It seems that WPP chief Sir Martin Sorrell is not the only big boss who has fallen in love with the power of data after Publicis Groupe head Maurice Levy launched a glowing homage which puts his rival’s “we’re all Maths Men” claim to shame.
Writing in trade rag The Drum, Levy reveals exactly why he is so besoted, gushing: “[Data] brings efficiency: big data allows the locating of information that can help the client best target the consumers it wants to acquire.
“It is also instrumental in delivering the right message using the consumer’s preferred screen, in the multi-connected always-on age.”
And while he says data is driving the huge surge of digital marketing, he insists “it is an animal of its own”.
He adds: “[Data] fosters dialogue and compatibility: while companies have a lot of data to delve through, they also have to be able to talk to each another using data banks. Hence the convergence that stems from such compatibility challenges.
“It is much richer than mere bits: the combination with psychological information means that the client gets hard facts to create engaging content. There is so much data coming from the web that, to extract its hidden value, you need to combine, crosscheck and overlap data in order to build a profile. You can then establish some hard facts on the kinds of websites and e-commerce platforms people are visiting or purchasing on.”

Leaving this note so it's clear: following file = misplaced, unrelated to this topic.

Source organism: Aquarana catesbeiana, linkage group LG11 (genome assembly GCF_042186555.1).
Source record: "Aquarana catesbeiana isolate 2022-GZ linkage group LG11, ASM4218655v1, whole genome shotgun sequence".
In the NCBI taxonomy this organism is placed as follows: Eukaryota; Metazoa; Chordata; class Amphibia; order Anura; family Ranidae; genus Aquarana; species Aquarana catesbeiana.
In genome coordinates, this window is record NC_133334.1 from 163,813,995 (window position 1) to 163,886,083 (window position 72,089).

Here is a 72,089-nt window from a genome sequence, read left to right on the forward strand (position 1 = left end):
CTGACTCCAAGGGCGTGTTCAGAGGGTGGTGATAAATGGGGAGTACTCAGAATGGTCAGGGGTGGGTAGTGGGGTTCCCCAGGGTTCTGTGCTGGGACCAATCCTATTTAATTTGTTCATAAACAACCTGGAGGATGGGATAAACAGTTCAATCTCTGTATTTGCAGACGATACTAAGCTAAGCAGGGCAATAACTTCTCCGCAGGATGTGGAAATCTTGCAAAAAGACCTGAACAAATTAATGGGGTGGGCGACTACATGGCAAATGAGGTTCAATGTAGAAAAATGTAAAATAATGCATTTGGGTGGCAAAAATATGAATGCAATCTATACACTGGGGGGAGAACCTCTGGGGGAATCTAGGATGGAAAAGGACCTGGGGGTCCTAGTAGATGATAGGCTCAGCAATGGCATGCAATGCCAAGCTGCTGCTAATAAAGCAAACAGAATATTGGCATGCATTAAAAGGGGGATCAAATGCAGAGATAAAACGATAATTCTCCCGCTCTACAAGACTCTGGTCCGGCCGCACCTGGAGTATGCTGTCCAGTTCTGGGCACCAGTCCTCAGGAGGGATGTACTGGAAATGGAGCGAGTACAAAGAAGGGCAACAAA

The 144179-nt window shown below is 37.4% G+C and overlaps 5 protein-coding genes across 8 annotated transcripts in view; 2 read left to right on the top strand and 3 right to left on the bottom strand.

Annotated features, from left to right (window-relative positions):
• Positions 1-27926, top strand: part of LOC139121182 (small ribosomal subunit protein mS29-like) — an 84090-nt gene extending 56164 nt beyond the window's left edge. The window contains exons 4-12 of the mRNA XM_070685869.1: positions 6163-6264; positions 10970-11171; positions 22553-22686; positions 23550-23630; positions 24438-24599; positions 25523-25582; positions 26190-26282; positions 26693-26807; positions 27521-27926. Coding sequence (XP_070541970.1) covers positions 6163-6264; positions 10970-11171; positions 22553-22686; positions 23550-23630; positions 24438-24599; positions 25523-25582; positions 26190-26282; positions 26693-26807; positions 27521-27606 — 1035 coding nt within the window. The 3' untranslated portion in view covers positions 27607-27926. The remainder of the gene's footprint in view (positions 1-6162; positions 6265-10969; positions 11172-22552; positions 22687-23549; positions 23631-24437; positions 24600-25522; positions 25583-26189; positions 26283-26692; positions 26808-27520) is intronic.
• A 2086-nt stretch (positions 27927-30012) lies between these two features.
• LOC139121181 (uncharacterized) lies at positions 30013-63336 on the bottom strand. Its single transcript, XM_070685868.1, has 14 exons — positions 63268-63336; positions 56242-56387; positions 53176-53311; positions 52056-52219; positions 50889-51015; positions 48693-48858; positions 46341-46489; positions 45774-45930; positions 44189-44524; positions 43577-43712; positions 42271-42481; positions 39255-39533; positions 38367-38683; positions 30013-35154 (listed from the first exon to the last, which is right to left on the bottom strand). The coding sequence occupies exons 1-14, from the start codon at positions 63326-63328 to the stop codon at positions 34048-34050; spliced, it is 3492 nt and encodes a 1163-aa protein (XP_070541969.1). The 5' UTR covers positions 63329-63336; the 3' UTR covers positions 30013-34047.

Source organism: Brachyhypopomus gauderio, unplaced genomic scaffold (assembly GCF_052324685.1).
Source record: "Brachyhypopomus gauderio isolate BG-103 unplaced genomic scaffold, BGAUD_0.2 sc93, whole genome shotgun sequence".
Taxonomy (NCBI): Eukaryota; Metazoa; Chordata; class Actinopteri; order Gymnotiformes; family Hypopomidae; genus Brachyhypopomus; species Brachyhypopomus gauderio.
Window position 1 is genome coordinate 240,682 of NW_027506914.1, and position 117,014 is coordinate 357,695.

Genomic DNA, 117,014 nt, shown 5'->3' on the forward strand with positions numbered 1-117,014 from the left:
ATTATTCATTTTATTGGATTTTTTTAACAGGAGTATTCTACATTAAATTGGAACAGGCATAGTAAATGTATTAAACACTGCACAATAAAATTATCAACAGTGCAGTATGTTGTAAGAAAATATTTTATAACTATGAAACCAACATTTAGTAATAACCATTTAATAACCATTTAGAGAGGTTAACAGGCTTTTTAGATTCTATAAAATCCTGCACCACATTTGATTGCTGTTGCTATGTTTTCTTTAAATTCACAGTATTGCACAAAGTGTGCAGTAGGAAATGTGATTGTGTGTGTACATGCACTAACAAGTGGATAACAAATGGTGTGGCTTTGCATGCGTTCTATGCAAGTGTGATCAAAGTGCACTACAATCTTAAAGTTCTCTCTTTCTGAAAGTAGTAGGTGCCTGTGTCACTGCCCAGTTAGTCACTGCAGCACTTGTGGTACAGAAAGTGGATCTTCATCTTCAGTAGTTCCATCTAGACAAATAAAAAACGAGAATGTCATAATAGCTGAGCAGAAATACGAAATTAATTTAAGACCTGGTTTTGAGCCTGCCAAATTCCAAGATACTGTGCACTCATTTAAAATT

However, he also flags up the privacy “elephant in the room”, adding: “How much do consumers want to disclose in order for me to target them with a message? That can be either very useful or very annoying. And this is starting to become very sensitive, as epitomised by Snapchat’s success or Tor-based initiatives. In due course, regulators will undoubtedly step in – at least in Europe.
“Bottom line, you have the issue of data ownership. The consumer could rightfully ask ‘it’s my information, why should anyone else make money out of it?’ and claim for a share of the associated revenues. Some start-ups already offer value for personal data.
“Though the Internet model is built on advertising and data collection for (mainly) free services, it doesn’t mean that companies should be the only beneficiaries.”
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